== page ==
Navigation Links
Proteins may behave differently in natural environments

When in an environment similar to that in which they exist naturally, proteins and multiprotein assemblies may demonstrate actions or dynamics different than those they exhibit when in the static form in which they are most often studied, said researchers at Baylor College of Medicine in a report in the current issue of the journal Structure.

In a study using electron cryomicroscopy, Dr. Steven Ludtke, assistant professor of biochemistry and molecular biology and co-director of the National Center for Macromolecular Imaging at BCM, and colleagues from BCM and The University of Texas Southwestern Medical Center in Dallas, found such dynamic behavior in a mutant form of a protein called GroEL, which chaperones or helps misfolded protein molecules fold into the shape that allows them to achieve their purpose in the cells. Misfolded proteins have been implicated in a number of neurodegenerative and other diseases.

Electron cryomicroscopy allows scientists to take very detailed two-dimensional images of individual molecules in a native-like environment. Then, using computers and the science of computational biology, they assemble tens of thousands of such images into three-dimensional models that demonstrate the dynamics of the proteins.

When Ludtke and his colleagues followed this procedure with the GroEL mutant with its sister-protein, GroES, they were surprised. Two of the structures were as they expected, but the third was "a strange-looking structure blown up like a balloon," he said.

"This sort of expansion has never been observed before," he said.

In terms of native GroEL, the finding may indicate the need to look at the chaperone itself more closely.

"The expansion was directly related to the function of the assembly. From a more global perspective, this is strong evidence that we need to study how any macromolecule behaves in a solution environment."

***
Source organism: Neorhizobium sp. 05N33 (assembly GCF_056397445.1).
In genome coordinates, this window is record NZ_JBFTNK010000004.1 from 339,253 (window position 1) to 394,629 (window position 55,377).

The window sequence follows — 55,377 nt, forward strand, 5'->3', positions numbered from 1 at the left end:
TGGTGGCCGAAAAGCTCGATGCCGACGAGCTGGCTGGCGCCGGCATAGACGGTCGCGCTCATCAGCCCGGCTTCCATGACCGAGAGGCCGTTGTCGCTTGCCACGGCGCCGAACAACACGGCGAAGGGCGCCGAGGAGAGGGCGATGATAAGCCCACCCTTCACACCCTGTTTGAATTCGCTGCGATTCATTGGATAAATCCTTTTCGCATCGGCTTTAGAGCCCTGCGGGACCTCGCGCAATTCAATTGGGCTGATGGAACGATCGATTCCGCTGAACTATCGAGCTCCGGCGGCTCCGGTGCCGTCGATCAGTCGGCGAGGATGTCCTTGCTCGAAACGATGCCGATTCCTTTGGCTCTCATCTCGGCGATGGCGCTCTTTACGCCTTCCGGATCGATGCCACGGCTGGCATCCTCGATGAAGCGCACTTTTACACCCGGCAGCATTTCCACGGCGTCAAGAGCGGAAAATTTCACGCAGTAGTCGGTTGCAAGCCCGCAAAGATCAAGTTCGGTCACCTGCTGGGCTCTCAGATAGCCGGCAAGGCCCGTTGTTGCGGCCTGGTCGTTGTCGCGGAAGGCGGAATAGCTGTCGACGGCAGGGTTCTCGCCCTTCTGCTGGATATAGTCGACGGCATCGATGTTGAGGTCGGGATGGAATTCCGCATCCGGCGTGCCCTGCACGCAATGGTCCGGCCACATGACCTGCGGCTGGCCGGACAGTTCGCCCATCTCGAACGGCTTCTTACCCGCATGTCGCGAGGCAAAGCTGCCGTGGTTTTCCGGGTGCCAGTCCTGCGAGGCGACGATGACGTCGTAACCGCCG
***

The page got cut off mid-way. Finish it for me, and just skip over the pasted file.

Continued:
'"/>

Source:Baylor College of Medicine


Page: 1

Related biology news :

1. UF Researchers Map Bacterial Proteins That Cause Tooth Loss
2. Hirsute Or Hairless? Two Proteins May Spell The Difference
3. Proteins stop blood-vessel and tumor growth in mice
4. Proteins spur diabetic mice models to grow blood vessels, nerves
5. Parallel evolution: Proteins do it, too
6. Proteins as parents
7. Proteins anchor memories in our brain
8. Proteins necessary for brain development found to be critical for long-term memory
9. Proteins may predict lung transplant rejection
10. Proteins important in Alzheimers, Parkinsons disease travel in the slow lane
11. Tissue regeneration operates differently than expected
Post Your Comments:
*Name:
*Comment:
*Email:


(Date:4/6/2017)... , April 6, 2017 Forecasts ... ANPR, Document Readers, by End-Use (Transportation & Logistics, Government ... Oil, Gas & Fossil Generation Facility, Nuclear Power), Industrial, ... Other) Are you looking for a definitive ... ...
(Date:4/3/2017)... , April 3, 2017  Data captured ... engineering platform, detected a statistically significant association ... prior to treatment and objective response of ... potential to predict whether cancer patients will ... treatment, as well as to improve both pre-infusion ...
(Date:3/28/2017)... March 28, 2017 The report ... (Camera, Monitors, Servers, Storage Devices), Software (Video Analytics, VMS), ... - Global Forecast to 2022", published by MarketsandMarkets, the ... and is projected to reach USD 75.64 Billion by ... 2022. The base year considered for the study is ...
Breaking Biology News(10 mins):
(Date:9/20/2017)... ... September 20, 2017 , ... Proscia ... Pathology , a provider of whole slide imaging solutions, are hosting a pre-conference ... workshop, entitled “Successfully Deploying a Best-in-Class Strategy for Digital Pathology,” will feature Proscia ...
(Date:9/20/2017)... ... September 20, 2017 , ... Foresight Institute, a leading ... transformative technologies, announced the winners for the 2017 Foresight Institute Feynman Prizes.These are ... nanotechnology/molecular manufacturing. , Established in 1993 and named in honor of pioneer physicist ...
(Date:9/19/2017)... ... September 19, 2017 , ... Participants of this ... high-performance fume hood. Along with the advantages and disadvantages of ductless, filtered fume ... hoods in the laboratory. , Attendees will learn from an industry expert about ...
(Date:9/19/2017)... ... September 19, 2017 , ... The new and improved Oakton® ... pocket testers even stand upright with a new cap design that is versatile, functional ... the field who need to test water quality. , The Oakton pocket testers have ...
Breaking Biology Technology: